9. The method as claimed in claim 6, wherein an additional pad connected to the control input is formed in a similar manner as the primary pads of the chip, and the connection of the control input to the selected supply contact piece of the carrier is produced by connecting the additional pad to said contact piece.
10. The method as claimed in claim 9,
wherein the carrier includes, on its top side, signal landing pads and a supply landing pad for each supply potential,
wherein the landing pads are arranged in two groups at the two edge regions of the carrier on both sides of the second reference line, each half-set of the signal contact pieces of the carrier being electrically connected to the signal landing pads which lie on the same side of the second reference line as the relevant half-set, and each supply contact piece of the carrier being electrically connected to in each case one individually assigned supply landing pad,
wherein the chip is arranged with its front side, which is remote from the substrate, upward on the top side of the carrier, and
wherein connections are produced between the primary signal pads of each half-set and the signal landing pads, respectively lying on the same side of the first reference line, between primary supply pads and the supply landing pads and between the additional pad and that supply landing pad which is connected to the selected supply contact piece of the carrier.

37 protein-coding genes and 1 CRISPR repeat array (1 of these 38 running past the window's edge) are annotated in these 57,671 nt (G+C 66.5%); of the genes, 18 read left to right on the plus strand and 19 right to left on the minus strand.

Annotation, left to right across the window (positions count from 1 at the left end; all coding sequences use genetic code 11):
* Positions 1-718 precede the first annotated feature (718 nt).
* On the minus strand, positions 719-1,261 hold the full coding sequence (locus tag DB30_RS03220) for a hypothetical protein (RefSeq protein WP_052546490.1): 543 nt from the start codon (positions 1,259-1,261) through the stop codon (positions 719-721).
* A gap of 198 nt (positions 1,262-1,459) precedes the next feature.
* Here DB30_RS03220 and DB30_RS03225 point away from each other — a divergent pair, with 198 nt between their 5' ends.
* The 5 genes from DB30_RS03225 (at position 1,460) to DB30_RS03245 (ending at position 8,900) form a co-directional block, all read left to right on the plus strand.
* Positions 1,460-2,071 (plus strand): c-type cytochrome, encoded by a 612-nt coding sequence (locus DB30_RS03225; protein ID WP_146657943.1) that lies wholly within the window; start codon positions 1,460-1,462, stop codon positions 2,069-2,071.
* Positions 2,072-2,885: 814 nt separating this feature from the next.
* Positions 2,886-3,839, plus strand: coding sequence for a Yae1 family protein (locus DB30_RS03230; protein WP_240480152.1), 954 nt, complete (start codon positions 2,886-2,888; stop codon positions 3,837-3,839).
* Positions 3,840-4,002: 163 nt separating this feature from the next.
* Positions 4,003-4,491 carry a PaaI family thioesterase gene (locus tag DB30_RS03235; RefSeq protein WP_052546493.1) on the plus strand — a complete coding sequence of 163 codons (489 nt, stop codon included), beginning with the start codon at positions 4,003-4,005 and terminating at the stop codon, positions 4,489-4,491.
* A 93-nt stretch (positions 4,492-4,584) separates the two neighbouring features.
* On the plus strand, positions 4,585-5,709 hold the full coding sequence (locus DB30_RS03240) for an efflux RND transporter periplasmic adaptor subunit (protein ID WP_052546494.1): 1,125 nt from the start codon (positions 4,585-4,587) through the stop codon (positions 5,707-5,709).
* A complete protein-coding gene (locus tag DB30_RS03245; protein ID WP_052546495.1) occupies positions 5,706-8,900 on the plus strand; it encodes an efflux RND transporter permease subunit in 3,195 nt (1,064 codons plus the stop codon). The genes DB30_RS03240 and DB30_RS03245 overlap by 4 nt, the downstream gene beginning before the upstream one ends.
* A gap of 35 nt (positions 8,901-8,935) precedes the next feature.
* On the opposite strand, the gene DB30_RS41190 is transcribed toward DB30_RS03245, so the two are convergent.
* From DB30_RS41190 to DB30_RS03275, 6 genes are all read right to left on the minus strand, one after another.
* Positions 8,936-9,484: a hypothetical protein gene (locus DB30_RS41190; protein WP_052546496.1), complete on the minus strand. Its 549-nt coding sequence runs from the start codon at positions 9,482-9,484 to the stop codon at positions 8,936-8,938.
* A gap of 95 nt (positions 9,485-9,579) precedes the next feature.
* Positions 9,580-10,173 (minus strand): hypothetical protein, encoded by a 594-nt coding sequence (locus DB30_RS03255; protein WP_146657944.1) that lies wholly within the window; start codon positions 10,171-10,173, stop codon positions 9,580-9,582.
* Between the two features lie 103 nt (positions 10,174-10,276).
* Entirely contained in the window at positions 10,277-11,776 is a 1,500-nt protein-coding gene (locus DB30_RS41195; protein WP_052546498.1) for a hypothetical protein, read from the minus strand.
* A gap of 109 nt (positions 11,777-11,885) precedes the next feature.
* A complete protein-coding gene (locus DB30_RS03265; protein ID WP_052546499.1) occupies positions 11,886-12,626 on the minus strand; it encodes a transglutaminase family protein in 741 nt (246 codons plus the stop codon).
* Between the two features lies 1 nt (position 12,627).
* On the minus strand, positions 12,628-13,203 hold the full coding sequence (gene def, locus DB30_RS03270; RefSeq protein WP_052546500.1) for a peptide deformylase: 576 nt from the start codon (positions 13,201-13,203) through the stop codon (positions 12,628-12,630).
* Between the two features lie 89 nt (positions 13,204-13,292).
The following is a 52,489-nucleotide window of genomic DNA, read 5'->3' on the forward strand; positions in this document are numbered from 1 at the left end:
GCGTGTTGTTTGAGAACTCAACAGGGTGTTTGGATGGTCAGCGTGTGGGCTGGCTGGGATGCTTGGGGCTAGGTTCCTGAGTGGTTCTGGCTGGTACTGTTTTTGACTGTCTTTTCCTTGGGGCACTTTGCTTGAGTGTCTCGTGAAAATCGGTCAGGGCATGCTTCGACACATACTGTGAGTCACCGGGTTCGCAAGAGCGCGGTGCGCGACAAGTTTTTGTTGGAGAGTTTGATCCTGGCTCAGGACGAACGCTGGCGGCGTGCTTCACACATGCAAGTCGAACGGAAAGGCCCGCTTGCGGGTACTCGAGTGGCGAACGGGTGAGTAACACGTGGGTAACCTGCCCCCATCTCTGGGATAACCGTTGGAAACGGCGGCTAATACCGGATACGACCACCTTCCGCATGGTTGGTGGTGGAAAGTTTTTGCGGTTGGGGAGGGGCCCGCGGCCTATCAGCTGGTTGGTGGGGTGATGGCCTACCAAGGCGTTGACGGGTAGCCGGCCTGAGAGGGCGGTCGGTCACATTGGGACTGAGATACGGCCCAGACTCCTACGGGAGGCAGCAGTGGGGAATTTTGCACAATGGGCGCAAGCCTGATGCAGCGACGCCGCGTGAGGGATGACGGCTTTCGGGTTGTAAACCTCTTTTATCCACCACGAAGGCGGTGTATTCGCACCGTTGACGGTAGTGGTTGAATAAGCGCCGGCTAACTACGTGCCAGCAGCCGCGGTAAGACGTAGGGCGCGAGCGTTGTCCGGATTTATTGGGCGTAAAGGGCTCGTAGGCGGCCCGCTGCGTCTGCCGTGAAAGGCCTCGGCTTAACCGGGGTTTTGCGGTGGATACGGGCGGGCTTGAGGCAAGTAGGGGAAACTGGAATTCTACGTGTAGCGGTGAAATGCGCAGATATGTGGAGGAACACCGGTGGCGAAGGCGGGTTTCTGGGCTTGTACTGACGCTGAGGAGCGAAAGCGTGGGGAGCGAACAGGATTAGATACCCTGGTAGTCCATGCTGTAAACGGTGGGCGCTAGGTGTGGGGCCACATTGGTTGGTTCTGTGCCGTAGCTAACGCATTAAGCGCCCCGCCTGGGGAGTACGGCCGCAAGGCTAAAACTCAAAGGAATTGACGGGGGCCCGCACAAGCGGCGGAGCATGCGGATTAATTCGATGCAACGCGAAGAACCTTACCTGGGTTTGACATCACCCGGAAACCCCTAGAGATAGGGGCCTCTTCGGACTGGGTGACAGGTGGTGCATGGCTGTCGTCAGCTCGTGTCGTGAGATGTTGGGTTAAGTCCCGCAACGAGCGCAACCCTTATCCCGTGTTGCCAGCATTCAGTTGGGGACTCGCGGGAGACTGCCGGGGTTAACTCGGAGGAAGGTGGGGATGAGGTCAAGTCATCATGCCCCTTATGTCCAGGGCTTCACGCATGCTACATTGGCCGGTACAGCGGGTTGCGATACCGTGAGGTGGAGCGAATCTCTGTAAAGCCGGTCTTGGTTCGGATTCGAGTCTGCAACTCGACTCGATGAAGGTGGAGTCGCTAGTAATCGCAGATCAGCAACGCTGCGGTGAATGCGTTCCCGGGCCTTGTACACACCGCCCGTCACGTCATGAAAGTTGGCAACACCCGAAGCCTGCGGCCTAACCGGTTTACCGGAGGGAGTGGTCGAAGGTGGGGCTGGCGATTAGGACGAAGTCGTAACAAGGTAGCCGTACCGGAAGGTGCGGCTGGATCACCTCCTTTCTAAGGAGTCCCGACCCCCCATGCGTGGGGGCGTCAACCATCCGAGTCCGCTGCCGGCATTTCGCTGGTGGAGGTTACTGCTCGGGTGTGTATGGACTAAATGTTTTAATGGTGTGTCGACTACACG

11. The method as claimed in claim 10, wherein
all the primary pads are integrated in a central region of the chip,
a further layer is integrated on the front side of the chip, said further layer having secondary pads at the edge regions of its surface on both sides of the first reference line, said secondary pads being formed as bonding pads for producing crossover-free wire connections to the landing pads of the carrier, the further layer containing a conductor structure which connects the secondary pads to assigned primary pads and connects a secondary pad, which is intended to be connected to the selected supply contact piece of the carrier, to the additional pad,